The general rule in personal welfare proceedings in the Court of Protection is that each party bears their own costs. But there are exceptions to this rule.
Rule 157 of the Court of Protection Rules 2007 states that: “Where the proceedings concern P’s personal welfare, the general rule is that there will be no order as to costs of the proceedings or that part of the proceedings that concerns P’s personal welfare”.
The general rule therefore, is that each party involved in Court of Protection proceedings concerning P’s personal welfare bears their own costs.
However, rule 159 of the Court of Protection Rules 2007 provides that in some circumstances, the court may depart from the general rule. When considering whether a different costs order should be made, the Court of Protection will consider the following:
- the conduct of the parties;
- whether the party has succeeded on part of their case, even if they have not been wholly successful; and
- the role of any public body involved in the proceedings.
When considering the conduct of the parties, the Court of Protection will have regard to:
- conduct before and during the court proceedings;
- whether it was reasonable for a party to raise, pursue or contest a particular issue;
- the manner in which a party has made or responded to an application or a particular issue;
- whether a party who has succeeded in their application or their response to an application exaggerated any matter contained in the application or response.
Personal welfare cases in the Court of Protection
These points were considered in the matter of WBC v CP . In this case, one of the parties involved in personal welfare proceedings made an application seeking an order that their costs be paid by another party, the Local Authority. The Court of Protection therefore had to consider whether it should follow the general rule and make no order as to costs or whether it should depart from rule 157.
Reference was made to the case of Re C  which involved a personal welfare matter – the deprivation of C’s liberty. C had autism and severe learning disability. He had been a resident in a school for a few years. As a result of his behaviour, C was managed by being placed in a padded blue room when his behaviour was particularly challenging and he was prevented from leaving the blue room for reasons of aggression and at times, nakedness, as he often stripped naked when placed in the blue room. The Court of Protection had to consider whether C was deprived of his liberty when he was secluded in the blue room. In making its decision, the Court of Protection heard oral evidence from 9 expert witnesses and also considered evidence from C’s brother who became a party to the proceedings.
The court held that the Local Authority should have adopted the Mental Capacity Act 2005’s approach and made an application to the Court of Protection before any deprivation of liberty occurred. The Local Authority subsequently admitted to breaching its community care obligations towards C.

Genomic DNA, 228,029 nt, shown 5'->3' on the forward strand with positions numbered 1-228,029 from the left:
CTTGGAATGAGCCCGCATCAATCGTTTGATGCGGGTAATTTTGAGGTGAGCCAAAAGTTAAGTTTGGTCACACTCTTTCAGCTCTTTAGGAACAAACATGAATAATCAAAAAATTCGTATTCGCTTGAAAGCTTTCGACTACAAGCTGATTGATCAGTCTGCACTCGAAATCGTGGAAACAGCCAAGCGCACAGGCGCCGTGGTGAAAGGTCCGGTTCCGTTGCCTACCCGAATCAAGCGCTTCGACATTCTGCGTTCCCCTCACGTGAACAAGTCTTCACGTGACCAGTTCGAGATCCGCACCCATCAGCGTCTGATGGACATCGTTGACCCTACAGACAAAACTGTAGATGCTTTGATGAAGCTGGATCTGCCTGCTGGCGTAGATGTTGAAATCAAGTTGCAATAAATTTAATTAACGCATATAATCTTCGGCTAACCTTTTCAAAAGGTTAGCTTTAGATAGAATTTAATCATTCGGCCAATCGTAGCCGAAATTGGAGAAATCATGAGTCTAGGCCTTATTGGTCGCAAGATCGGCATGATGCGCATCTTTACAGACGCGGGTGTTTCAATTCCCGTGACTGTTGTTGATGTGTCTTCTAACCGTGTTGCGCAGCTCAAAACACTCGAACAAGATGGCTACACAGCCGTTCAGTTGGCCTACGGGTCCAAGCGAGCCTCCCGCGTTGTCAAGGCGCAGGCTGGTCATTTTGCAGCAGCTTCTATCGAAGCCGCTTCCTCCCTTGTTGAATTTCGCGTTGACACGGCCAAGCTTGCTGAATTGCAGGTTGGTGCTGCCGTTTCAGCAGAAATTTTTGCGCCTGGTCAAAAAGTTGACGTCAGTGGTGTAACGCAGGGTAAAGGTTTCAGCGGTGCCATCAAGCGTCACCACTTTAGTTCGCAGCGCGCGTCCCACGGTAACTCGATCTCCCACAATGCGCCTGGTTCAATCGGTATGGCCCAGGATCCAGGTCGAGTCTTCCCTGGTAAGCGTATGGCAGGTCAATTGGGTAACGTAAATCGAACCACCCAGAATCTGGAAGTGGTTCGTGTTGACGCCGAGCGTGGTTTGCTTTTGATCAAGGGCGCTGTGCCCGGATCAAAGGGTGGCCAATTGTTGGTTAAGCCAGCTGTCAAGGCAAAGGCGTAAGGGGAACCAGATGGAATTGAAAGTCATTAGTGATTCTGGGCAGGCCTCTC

Pursuant to rule 157 of the Court of Protection Rules 2007, each party should have borne their own costs in these proceedings. However, C’s brother made an application for an order that the court departs from the general rule and the Local Authority pays C’s costs.
The Court of Protection's decision in WBC v CP 
The Court of Protection decided that, in this particular instance, it would be appropriate to depart from the general rule since:
- The Local Authority’s actions were tainted with illegality and their decision making was impoverished and disorganised;
- Had the local authority complied with the Mental Capacity Act 2005, C’s brother would not have needed to be heavily involved in the proceedings;
- C’s brother had made a useful contribution to the proceedings;
- The Local Authority could have arrived at the position concluded by the court many months earlier.
In making its decision, the Court of Protection considered rule 159 and in particular, the Local Authority’s conduct both before and during the proceedings.
The parties involved in personal welfare proceedings should not always rely on the general rule on costs. The cases of Re C  and WBC v CP  are a warning to parties that adverse costs orders can be made in some cases. Parties, and in particular public bodies, should review their position and the strengths and weaknesses of their case carefully. If they have failed to comply with their statutory duties, whether in bad faith or not, they should reconsider their position and make appropriate concessions and apologies instead of pursuing the matter and causing the parties involved to incur costs.